Belfast Project: Moloney & McIntyre Ask The First Circuit to Stay Its Mandate

As predicted, Ed Moloney & Anthony McIntyre have filed a motion asking the First Circuit to stay its mandate pending the filing of a petition to the Supreme Court for a writ of certiorari. The motion is solid and has, I think, a good chance of success. From a very practical perspective, production of the Dolours Price material would moot that portion of Moloney & McIntyre’s case, and they claim to be at risk of bodily harm if the material is produced to the UK authorities.

On the other hand, from the doctrinal perspective, Moloney & McIntyre have to persuade the court that their petition to the Supreme Court will present a “substantial question.” Here I think much of their argument is weak. They rehash their arguments about the correct construction of the MLAT, but with due respect the their counsel, the MLAT is pretty unambiguous, in my view anyway. These are the weakest of Moloney & McIntyre’s arguments, and if I were them I would abandon them to focus on the First Amendment issues. Moloney & McIntyre also assert that they were deprived of their right to be heard. This argument follows the ACLU’s argument in its proposed amicus brief, which I covered on August 31. Try as I might, I don’t get this argument—Moloney & McIntyre were heard. It’s difficult to see what more they think they are entitled to, unless they think that it is always impermissible to dispose of a First Amendment claim on the pleadings, which I think cannot be right.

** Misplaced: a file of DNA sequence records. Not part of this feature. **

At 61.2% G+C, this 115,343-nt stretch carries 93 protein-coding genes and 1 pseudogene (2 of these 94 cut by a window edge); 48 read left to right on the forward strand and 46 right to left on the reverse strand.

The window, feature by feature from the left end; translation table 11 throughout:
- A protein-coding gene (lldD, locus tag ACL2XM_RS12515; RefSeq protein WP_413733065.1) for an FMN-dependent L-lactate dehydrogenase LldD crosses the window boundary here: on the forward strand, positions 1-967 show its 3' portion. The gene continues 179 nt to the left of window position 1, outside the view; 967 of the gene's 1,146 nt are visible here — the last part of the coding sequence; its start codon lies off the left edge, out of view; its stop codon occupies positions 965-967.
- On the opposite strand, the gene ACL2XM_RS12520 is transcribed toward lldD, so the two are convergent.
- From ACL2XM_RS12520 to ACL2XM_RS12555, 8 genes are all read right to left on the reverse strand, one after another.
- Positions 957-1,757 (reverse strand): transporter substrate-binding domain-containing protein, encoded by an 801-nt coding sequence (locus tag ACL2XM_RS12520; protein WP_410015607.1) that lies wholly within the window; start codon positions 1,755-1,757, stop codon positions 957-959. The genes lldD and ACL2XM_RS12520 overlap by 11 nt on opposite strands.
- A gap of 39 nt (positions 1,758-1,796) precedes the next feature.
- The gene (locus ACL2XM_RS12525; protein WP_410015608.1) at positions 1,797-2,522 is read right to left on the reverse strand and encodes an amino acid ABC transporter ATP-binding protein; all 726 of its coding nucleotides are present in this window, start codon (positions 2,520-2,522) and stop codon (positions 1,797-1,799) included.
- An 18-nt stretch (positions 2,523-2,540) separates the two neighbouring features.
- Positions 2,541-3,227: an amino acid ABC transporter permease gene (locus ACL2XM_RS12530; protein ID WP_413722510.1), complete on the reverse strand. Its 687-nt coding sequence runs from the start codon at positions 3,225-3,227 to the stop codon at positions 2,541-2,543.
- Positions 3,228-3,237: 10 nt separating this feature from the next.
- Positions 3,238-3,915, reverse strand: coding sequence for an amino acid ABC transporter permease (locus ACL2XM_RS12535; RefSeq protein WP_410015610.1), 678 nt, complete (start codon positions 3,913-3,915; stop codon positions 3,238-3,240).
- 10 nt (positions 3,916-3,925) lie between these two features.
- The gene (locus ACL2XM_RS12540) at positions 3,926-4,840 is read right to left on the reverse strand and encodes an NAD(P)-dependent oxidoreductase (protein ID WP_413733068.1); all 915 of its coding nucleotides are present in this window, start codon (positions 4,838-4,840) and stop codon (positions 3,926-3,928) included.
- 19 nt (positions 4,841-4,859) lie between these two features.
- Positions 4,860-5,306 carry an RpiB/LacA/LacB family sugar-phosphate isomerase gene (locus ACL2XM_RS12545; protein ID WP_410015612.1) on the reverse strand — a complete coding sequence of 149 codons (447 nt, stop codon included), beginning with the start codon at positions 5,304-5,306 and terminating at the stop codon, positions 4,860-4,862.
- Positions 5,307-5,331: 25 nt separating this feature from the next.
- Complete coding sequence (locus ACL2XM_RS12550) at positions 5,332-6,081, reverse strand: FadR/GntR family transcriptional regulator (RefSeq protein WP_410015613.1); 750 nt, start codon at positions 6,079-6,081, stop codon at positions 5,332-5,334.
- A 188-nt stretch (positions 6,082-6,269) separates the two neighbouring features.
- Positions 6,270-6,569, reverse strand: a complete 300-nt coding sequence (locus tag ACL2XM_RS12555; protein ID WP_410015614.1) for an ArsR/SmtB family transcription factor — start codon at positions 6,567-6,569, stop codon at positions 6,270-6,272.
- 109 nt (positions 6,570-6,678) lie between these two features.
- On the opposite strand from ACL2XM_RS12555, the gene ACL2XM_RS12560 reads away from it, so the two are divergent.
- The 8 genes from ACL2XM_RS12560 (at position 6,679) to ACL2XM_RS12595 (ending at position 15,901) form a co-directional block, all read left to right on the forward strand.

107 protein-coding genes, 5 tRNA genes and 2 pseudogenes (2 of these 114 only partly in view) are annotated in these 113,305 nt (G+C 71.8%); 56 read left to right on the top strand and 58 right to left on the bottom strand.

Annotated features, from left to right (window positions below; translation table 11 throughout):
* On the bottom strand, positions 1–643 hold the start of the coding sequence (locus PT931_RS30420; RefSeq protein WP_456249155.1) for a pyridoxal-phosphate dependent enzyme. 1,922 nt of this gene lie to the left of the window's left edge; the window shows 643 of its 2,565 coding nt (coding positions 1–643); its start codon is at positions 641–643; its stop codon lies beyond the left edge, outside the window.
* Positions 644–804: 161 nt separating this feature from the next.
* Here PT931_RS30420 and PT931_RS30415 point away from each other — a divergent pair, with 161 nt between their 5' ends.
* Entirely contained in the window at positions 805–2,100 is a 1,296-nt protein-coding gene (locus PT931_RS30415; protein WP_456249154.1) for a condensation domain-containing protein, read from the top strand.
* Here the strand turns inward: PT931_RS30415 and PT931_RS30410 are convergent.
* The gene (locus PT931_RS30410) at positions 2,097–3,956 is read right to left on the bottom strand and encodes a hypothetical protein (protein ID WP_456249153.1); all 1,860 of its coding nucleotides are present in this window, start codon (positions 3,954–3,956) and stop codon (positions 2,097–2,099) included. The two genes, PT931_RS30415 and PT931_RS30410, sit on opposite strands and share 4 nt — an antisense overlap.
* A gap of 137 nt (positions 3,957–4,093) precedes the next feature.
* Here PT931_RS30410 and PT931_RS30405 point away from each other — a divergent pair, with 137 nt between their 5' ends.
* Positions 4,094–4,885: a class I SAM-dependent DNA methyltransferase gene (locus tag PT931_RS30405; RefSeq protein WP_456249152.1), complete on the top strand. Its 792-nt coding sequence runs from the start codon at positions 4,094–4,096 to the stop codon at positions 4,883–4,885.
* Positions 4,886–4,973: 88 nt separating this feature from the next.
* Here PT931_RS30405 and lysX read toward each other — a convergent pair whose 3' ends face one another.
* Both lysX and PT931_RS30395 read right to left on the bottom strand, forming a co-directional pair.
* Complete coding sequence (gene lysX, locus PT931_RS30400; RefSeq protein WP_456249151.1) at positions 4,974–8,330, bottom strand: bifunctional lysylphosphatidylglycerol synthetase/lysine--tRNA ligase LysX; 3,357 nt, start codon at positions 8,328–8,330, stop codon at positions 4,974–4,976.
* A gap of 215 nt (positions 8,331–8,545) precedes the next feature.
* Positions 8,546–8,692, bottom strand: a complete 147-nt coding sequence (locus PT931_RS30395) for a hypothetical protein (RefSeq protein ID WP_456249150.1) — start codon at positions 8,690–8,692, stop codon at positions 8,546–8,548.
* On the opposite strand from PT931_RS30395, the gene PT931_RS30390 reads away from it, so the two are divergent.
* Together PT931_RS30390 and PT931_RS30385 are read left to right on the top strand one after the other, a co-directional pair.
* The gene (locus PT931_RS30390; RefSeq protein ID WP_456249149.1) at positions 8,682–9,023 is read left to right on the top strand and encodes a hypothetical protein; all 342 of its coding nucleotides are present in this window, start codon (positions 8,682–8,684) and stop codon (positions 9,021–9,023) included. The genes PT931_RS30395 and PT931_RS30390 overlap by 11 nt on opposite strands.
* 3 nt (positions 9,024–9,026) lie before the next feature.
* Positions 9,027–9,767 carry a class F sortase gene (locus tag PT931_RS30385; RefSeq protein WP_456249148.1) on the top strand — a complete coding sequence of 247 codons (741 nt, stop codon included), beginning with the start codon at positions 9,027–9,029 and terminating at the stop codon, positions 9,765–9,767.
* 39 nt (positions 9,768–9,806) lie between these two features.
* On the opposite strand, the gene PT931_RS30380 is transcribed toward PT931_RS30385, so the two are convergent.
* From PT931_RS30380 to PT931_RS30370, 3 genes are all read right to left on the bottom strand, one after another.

Their best argument is their attempt to show a circuit split in how the courts of appeals interpret the Supreme Court’s Branzburg decision. I think this is the argument most likely to appeal to the court, and potentially to Justice Breyer if the First Circuit denies the motion for a stay. While I have suggested on a number of occasions that I don’t think there is a First Amendment privilege in the context of this case, I’ve also noted that the issue could come out either way.

We’ll keep an eye on this tail end of the First Circuit proceedings. In other Belfast Project news, I understand that there is to be a hearing today in Belfast on McIntyre’s motion for an injunction. I will provide more details as they become clear.

About Ted Folkman

Ted Folkman is a shareholder with Murphy & King, a Boston law firm, where he has a complex business litigation practice. He is the author of International Judicial Assistance (MCLE 2d ed. 2016), a nuts-and-bolts guide to international judicial assistance issues, and of the chapter on service of process in the ABA's forthcoming treatise on International Aspects of US Litigation, and he is the publisher of Letters Blogatory, the Web's first blog devoted to international judicial assistance, which the ABA recognized as one of the best 100 legal blogs in 2012, 2014, and 2015.

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